CEOs Across the Country Warn of Impending Recession | Eastern North Carolina Now | The 2022 election could be critical to changing economic policy choices

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    Publisher's Note: This post appears here courtesy of the John Locke Foundation. The author of this post is Brittany Raymer.

    CEOs from some of the nation's top financial centers are now warning of an impending recession and economic downturn. How long and how difficult it could depend on the 2022 midterms, which could set the policy tone for the future of the country.

    All the economic indicators make it clear that the United States is heading towards a recession if it's not in one already. The people of North Carolina agree, with the last Civitas Poll results showing that 28.6% already believe that the country is in a recession and an additional 55.9% believe it's likely. Inflation also remains frustratingly high, which putting additional pressures on family.

    And if the government can't reign in spending or raise the interest rate to an appropriate level, things are going to get worse before it gets better.

    As one of the richest men in the world, Elon Musk was one of the first to raise the alarm about the dire economic forecasts. Though Tesla had a great third quarter, the revenue of $21.45 billion was still slightly lower than the $21.96 billion estimate from Refinitiv.

    Musk blamed the rising costs of supplies.

    Jamie Dimon, the CEO of JPMorgan Chase, believes that the U.S. will experience a recession by mid-2023.

    "These are very, very serious things which I think are likely to push the U.S. and the world - I mean, Europe is already in a recession - and they're likely to put the U.S. in some kind of recession six to nine months from now," he said.

    Goldman Sachs CEO David Solomon shared his thoughts on the country's current economic crisis as well.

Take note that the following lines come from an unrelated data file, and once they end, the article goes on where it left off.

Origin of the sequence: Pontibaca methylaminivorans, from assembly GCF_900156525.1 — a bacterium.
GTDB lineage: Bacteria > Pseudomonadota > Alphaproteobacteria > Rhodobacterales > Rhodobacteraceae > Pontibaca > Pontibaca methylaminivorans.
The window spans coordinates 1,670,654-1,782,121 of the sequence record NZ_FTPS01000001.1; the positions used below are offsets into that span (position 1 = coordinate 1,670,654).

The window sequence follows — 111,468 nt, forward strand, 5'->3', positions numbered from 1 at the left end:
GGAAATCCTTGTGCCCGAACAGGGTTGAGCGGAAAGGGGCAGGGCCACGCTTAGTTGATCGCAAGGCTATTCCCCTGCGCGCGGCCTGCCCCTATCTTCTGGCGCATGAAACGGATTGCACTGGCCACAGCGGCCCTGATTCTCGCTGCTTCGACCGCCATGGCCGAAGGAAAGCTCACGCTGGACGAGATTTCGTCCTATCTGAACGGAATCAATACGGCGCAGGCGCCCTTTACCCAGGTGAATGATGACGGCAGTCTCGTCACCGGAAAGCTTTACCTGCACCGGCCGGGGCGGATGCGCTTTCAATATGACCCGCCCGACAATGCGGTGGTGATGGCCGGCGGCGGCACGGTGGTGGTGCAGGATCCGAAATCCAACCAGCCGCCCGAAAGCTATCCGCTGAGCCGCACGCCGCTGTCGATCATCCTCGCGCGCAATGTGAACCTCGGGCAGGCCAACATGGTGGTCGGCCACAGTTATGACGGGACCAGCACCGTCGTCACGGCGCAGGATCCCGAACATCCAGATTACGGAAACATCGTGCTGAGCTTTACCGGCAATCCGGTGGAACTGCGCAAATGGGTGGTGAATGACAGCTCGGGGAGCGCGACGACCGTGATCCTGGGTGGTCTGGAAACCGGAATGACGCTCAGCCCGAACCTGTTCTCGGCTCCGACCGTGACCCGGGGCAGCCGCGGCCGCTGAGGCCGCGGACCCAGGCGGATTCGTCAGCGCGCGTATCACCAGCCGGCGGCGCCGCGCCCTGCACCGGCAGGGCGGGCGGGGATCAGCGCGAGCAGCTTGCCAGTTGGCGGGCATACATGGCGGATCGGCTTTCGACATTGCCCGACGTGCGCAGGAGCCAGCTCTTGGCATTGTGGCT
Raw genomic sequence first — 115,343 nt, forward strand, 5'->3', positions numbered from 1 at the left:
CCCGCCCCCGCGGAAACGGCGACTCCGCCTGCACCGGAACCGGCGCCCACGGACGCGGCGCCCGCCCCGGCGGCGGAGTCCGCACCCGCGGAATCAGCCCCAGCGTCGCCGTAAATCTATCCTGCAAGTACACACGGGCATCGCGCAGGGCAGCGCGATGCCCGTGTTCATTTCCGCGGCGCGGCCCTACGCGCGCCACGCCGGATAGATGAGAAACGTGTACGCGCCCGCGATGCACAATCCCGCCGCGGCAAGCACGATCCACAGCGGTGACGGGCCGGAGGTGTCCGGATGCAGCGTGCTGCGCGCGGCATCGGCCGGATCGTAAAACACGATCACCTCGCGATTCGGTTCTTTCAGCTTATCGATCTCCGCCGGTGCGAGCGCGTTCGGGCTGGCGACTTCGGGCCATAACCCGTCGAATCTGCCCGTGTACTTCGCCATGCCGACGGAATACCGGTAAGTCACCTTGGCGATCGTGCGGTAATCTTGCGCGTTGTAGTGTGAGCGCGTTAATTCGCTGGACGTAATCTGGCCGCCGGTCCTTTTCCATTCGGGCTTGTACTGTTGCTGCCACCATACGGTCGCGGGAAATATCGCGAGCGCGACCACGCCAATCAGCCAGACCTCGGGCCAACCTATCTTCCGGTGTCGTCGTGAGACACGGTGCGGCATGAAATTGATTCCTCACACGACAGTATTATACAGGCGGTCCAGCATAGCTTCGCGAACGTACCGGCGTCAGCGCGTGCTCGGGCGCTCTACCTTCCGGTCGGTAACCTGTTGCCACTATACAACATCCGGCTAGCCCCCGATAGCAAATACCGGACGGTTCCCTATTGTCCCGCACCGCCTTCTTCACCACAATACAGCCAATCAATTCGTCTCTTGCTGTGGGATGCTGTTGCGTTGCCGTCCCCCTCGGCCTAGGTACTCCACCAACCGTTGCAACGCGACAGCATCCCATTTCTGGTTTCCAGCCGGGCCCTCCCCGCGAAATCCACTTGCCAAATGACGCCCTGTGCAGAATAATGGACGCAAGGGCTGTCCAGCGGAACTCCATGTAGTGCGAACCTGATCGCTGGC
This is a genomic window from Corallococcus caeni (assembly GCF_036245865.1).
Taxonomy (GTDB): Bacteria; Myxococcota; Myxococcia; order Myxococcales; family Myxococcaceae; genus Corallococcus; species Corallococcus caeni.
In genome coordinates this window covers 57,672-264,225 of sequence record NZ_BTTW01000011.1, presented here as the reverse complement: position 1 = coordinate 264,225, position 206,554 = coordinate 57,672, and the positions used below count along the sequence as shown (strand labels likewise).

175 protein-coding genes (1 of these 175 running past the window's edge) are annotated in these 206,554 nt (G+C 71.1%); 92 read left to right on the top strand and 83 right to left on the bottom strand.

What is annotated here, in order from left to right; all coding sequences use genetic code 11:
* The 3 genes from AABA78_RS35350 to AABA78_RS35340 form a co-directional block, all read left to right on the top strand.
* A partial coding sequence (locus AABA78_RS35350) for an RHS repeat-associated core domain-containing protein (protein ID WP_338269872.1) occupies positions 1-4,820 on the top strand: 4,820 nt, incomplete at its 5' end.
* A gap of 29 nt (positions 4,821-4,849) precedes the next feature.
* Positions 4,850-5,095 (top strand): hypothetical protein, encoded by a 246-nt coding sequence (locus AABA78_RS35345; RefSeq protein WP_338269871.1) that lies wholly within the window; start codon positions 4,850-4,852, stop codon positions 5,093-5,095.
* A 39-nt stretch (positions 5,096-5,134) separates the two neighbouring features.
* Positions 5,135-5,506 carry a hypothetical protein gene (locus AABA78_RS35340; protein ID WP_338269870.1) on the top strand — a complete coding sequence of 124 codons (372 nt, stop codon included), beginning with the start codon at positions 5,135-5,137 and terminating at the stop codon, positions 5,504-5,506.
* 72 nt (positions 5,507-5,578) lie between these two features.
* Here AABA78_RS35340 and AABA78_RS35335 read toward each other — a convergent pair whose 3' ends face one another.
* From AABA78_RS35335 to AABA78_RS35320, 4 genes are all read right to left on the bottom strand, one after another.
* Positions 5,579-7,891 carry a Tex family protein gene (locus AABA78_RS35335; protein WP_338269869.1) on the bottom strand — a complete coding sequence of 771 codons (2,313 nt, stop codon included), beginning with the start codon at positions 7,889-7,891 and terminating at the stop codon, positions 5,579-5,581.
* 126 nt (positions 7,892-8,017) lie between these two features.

"I think you have to expect that there's more volatility on the horizon now," he said. "That doesn't mean for sure that we have a really difficult economic scenario. But on the distribution of outcomes, there's a good chance that we have a recession in the United States."

    Solomon also warned that it's "time to be cautious" for risk-based businesses, which can include small businesses.

    Thankfully, Raleigh's small business community is doing well, with a recent survey showing that 90% are open, which is one of the highest rates in the country. But as recession creeps in, business owners and employees may pay the price. During the Great Recession, North Carolina reached an unemployment rate of 10.9%. It was higher than the previous high of 9.3%, though not as high as the pandemic unemployment rate of 14.2%, which is also notably temporary.

    Given that the state is still recovering from the forced pandemic shutdowns, another economic downturn would stress businesses and potentially lead to layoffs.

    But minimizing the damage all depends on what the Biden administration does and if the government can reign in its spending.

    "In an environment where inflation is more embedded and growth is slower, asset appreciation will be tougher," Solomon said. "Are we going to get rooted in that kind of a decade-long scenario? I don't know. The policy decisions we make from here will have an impact."

    That's why this election is critical. Voting is one way that Americans can impact the economy at the national level. A potential shift in power could help mitigate or manage the fallout of the nation's blowout spending at the beginning of the pandemic.

    Early Voting has now opened in North Carolina and ends on November 5 at 3 pm.
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